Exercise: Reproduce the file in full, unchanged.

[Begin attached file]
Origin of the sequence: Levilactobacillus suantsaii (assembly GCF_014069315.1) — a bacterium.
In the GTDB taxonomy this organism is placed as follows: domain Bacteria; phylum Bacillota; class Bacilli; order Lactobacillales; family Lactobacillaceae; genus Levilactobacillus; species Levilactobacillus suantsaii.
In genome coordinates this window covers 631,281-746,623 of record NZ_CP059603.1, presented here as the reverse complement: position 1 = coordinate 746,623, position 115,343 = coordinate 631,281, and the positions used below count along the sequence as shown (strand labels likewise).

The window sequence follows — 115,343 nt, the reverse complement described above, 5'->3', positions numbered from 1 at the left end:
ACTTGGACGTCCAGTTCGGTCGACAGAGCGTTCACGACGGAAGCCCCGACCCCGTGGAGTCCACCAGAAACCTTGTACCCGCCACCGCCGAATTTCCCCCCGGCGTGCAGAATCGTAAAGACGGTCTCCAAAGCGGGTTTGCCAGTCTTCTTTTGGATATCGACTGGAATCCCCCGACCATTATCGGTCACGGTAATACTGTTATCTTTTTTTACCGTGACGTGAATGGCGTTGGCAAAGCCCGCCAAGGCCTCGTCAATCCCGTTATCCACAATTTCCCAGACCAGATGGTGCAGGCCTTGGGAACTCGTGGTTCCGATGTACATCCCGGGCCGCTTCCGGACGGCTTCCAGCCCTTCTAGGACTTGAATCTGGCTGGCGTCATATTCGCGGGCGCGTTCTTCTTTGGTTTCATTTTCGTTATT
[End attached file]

Origin of the sequence: Levilactobacillus suantsaii (assembly GCF_014069315.1) — a bacterium.
In the GTDB taxonomy this organism is placed as follows: domain Bacteria; phylum Bacillota; class Bacilli; order Lactobacillales; family Lactobacillaceae; genus Levilactobacillus; species Levilactobacillus suantsaii.
In genome coordinates this window covers 631,281-746,623 of record NZ_CP059603.1, presented here as the reverse complement: position 1 = coordinate 746,623, position 115,343 = coordinate 631,281, and the positions used below count along the sequence as shown (strand labels likewise).

The window sequence follows — 115,343 nt, the reverse complement described above, 5'->3', positions numbered from 1 at the left end:
ACTTGGACGTCCAGTTCGGTCGACAGAGCGTTCACGACGGAAGCCCCGACCCCGTGGAGTCCACCAGAAACCTTGTACCCGCCACCGCCGAATTTCCCCCCGGCGTGCAGAATCGTAAAGACGGTCTCCAAAGCGGGTTTGCCAGTCTTCTTTTGGATATCGACTGGAATCCCCCGACCATTATCGGTCACGGTAATACTGTTATCTTTTTTTACCGTGACGTGAATGGCGTTGGCAAAGCCCGCCAAGGCCTCGTCAATCCCGTTATCCACAATTTCCCAGACCAGATGGTGCAGGCCTTGGGAACTCGTGGTTCCGATGTACATCCCGGGCCGCTTCCGGACGGCTTCCAGCCCTTCTAGGACTTGAATCTGGCTGGCGTCATATTCGCGGGCGCGTTCTTCTTTGGTTTCATTTTCGTTATT